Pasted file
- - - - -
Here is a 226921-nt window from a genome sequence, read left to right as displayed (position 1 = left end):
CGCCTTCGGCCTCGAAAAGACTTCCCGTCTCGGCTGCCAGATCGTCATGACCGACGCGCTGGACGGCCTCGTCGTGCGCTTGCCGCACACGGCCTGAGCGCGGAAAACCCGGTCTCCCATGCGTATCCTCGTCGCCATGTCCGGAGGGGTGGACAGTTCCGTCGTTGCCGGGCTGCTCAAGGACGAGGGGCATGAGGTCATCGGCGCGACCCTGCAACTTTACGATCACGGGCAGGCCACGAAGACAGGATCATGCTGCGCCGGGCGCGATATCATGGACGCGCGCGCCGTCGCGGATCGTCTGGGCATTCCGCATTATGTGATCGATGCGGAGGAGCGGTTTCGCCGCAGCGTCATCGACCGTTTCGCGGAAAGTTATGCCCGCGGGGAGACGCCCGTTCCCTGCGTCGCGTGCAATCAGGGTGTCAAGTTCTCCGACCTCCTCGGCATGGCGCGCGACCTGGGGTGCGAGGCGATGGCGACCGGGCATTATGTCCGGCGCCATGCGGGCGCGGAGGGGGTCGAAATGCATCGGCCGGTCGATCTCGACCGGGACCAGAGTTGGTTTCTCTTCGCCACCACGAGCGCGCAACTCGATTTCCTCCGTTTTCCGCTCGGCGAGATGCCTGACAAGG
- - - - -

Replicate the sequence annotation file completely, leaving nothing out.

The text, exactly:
Here is a 226921-nt window from a genome sequence, read left to right as displayed (position 1 = left end):
CGCCTTCGGCCTCGAAAAGACTTCCCGTCTCGGCTGCCAGATCGTCATGACCGACGCGCTGGACGGCCTCGTCGTGCGCTTGCCGCACACGGCCTGAGCGCGGAAAACCCGGTCTCCCATGCGTATCCTCGTCGCCATGTCCGGAGGGGTGGACAGTTCCGTCGTTGCCGGGCTGCTCAAGGACGAGGGGCATGAGGTCATCGGCGCGACCCTGCAACTTTACGATCACGGGCAGGCCACGAAGACAGGATCATGCTGCGCCGGGCGCGATATCATGGACGCGCGCGCCGTCGCGGATCGTCTGGGCATTCCGCATTATGTGATCGATGCGGAGGAGCGGTTTCGCCGCAGCGTCATCGACCGTTTCGCGGAAAGTTATGCCCGCGGGGAGACGCCCGTTCCCTGCGTCGCGTGCAATCAGGGTGTCAAGTTCTCCGACCTCCTCGGCATGGCGCGCGACCTGGGGTGCGAGGCGATGGCGACCGGGCATTATGTCCGGCGCCATGCGGGCGCGGAGGGGGTCGAAATGCATCGGCCGGTCGATCTCGACCGGGACCAGAGTTGGTTTCTCTTCGCCACCACGAGCGCGCAACTCGATTTCCTCCGTTTTCCGCTCGGCGAGATGCCTGACAAGG